Timing The Capital Market: A Trading Strategy with Pitfalls

Many traders are eager to reach exactly the perfect entry and exit times, ie to “time out” the market.

Surely you have heard the story before:

A friendly investor has managed to buy a stock at (local) lows, hold it for a while and then sell it at highs. He proudly tells you about his coup.

With awe, if not envy, listen to his story. This strategy is called “timing” the capital market.

In order to “time” the market, investors often use technical analysis indicators such as up or down trends, evaluate economic fundamentals or rely on luck.

Many investors are eager to reach exactly the perfect entry and exit times.

Accordingly, the frustration is great if you do not succeed.

And since it rarely succeeds, many market timers are frustrated and withdraw from the stock market.

Not even Warren Buffett succeeds in timing the market

In the history of the stock exchange, no investor has ever managed to buy successfully at low prices and sell at high prices with various stocks over a stock exchange cycle, ie over a stock exchange cycle.

Warren Buffett, the most successful investor of all time, also sees this.

And although he is by no means a one-man show, but is supported by hosts of analysts, strategists and market observers who advise him in his entry and exit times.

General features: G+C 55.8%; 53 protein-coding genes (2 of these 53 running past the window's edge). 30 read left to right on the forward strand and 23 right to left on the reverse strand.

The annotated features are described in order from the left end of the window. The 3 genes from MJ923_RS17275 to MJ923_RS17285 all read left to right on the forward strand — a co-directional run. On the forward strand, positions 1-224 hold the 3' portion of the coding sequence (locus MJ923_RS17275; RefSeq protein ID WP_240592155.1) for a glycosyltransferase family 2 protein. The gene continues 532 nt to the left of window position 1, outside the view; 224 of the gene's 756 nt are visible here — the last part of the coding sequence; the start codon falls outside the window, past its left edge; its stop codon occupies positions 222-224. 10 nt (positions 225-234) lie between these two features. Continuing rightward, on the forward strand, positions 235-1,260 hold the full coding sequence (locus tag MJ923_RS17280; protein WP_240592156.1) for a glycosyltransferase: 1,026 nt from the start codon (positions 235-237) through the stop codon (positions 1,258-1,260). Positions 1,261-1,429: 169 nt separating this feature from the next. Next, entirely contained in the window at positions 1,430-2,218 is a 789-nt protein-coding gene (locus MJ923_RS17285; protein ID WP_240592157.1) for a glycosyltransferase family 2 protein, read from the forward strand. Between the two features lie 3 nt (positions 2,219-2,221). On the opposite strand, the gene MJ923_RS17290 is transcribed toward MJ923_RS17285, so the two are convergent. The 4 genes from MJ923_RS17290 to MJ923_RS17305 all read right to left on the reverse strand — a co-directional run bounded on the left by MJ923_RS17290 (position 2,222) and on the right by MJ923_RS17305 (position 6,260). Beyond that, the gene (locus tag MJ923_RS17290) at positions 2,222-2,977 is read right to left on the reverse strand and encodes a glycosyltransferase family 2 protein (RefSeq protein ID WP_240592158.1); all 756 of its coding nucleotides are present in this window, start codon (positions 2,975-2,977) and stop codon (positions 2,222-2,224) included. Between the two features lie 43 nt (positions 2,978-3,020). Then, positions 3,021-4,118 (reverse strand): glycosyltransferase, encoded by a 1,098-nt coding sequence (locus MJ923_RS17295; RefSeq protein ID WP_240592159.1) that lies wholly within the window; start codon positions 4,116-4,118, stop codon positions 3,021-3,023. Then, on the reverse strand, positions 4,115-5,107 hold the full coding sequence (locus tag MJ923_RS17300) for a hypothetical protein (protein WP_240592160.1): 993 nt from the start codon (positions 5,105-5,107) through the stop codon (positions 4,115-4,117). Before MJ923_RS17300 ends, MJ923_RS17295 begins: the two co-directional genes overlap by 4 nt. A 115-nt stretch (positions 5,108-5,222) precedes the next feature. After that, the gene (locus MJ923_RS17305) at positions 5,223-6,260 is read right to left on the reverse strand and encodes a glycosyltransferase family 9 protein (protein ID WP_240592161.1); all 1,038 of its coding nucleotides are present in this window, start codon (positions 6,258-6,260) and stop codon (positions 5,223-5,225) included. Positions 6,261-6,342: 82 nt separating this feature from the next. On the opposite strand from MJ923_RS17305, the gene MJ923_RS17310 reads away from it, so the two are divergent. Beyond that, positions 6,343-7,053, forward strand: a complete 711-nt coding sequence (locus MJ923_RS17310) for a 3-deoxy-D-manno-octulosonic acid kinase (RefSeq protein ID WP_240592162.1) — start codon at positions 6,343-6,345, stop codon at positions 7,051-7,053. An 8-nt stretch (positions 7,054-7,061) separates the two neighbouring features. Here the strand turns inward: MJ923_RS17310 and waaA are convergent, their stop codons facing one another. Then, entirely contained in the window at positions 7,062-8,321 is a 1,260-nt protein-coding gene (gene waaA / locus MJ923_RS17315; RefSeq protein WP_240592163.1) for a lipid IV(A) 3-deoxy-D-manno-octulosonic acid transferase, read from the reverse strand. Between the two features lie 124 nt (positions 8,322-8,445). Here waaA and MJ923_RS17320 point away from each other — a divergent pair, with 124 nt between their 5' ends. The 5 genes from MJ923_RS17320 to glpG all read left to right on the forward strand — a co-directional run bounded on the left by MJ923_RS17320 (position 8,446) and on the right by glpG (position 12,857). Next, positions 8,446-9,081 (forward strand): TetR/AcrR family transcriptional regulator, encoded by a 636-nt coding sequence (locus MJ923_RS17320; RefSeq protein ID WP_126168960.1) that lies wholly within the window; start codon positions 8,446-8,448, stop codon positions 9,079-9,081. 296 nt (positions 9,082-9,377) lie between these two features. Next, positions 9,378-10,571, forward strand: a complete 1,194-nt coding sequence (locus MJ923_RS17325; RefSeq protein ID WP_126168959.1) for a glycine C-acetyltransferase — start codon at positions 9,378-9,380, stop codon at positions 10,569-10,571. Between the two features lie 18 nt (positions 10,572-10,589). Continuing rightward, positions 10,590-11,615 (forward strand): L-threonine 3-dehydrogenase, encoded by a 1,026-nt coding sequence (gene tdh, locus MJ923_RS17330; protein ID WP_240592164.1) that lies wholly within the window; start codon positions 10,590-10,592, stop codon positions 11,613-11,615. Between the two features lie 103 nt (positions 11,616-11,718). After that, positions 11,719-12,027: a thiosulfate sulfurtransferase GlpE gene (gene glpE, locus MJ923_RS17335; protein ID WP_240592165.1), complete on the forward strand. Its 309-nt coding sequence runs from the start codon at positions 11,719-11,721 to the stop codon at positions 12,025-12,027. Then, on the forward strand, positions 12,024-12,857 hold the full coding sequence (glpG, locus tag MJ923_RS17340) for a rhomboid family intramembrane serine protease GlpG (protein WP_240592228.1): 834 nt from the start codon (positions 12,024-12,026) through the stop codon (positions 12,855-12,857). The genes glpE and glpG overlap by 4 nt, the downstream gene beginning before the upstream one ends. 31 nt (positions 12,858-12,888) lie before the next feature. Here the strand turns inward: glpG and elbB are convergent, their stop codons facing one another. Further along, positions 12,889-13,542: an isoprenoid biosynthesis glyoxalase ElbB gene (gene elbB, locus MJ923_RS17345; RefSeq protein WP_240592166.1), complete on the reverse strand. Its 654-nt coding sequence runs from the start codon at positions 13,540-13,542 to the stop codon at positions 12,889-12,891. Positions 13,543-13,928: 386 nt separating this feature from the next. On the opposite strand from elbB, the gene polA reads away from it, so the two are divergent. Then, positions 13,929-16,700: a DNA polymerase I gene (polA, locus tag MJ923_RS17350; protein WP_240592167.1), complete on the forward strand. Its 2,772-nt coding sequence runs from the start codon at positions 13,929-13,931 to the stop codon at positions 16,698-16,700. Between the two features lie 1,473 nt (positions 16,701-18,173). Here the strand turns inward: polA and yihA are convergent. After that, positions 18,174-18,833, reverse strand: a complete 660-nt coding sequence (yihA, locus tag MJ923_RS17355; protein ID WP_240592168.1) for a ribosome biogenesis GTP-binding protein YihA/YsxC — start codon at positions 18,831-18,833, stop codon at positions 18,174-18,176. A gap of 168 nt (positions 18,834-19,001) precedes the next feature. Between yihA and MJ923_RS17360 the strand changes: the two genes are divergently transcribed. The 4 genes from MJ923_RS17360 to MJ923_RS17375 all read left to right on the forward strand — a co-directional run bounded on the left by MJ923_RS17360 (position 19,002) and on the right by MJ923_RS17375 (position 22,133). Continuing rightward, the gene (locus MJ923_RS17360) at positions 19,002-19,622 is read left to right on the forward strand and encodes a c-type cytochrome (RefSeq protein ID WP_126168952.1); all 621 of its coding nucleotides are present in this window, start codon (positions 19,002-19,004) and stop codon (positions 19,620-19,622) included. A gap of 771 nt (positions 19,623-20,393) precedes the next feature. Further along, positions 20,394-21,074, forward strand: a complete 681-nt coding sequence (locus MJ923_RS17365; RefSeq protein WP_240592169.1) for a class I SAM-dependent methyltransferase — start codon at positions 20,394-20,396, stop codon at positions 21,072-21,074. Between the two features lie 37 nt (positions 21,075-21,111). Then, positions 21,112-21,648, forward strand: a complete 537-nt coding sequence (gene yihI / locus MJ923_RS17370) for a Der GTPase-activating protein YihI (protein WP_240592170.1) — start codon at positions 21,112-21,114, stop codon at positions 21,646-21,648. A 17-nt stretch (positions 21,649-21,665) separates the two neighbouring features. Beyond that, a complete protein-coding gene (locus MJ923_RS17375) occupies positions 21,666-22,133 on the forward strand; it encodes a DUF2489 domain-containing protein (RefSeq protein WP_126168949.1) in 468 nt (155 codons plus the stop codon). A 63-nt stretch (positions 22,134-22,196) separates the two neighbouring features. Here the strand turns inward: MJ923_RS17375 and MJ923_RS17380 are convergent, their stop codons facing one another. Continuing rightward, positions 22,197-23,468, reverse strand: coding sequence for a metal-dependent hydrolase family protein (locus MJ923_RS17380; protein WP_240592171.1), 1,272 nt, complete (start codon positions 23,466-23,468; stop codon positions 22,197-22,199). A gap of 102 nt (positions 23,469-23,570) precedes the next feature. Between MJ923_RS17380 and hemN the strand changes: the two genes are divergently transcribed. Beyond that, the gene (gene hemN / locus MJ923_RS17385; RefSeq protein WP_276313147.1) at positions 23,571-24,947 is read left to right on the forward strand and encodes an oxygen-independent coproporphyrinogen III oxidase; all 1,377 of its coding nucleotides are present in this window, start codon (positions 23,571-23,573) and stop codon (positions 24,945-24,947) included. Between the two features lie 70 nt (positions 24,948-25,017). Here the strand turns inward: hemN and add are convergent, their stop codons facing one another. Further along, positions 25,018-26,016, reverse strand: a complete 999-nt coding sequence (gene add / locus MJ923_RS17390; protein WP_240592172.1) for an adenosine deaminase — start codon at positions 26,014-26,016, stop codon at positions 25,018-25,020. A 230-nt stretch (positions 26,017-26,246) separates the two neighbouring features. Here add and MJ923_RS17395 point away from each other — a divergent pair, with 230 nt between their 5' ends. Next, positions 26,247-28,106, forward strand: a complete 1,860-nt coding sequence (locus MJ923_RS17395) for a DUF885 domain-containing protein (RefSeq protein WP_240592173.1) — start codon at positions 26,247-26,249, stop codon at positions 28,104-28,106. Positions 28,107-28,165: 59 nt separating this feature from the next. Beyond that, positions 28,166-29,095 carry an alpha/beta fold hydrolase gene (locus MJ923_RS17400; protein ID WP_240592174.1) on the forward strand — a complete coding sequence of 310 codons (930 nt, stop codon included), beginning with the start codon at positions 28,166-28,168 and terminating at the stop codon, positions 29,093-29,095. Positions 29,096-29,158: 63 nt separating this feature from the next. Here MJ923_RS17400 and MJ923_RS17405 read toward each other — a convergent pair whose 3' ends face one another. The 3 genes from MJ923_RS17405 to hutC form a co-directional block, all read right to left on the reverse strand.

The bottom line is therefore: To enter and exit highs at lows belongs to the realm of stock market myths.

The cost of the market timing

Especially since we have not even talked about the cost of the market timing. Because these can be significant.

According to an analysis by Morningstar, a US financial information and analytics company, actively managed funds, which are guided by selected macroeconomic factors at their entry and exit points, outperform 1.5% per annum per annum as passive managed funds keep their holdings in the longer term.

This poor performance has two main causes:

1.  Opportunity costs : If an investor were to invest permanently in the US S & P 500 index, a broad stock index of the 500 largest US companies, he would have achieved an average annual price increase of 9.9% over the period 1995-2014.

However, if he missed the ten best days, his performance would fall to 6.1%.

This is because stock markets often tend to make particularly strong gains, especially during the volatile market phases.

Those who are not invested lose in the long run.

2. Transaction Costs: Numerous studies have shown that market-based funds outperform the stock market by up to 3% less than buy-and-hold approaches that buy and retain undervalued stocks.

In addition to the sometimes considerable direct and indirect costs for the purchase and sale of shares – in particular the bid-ask spread and brokerage or stock exchange fees – capital gains taxes are also responsible for this.

According to Morningstar, market-timing funds must reach a hit rate of over 70% to outperform passive funds.

A hard to reach hit rate.

So you see, you are much better off with the proven buy-and-hold strategy and a well-founded stock selection process.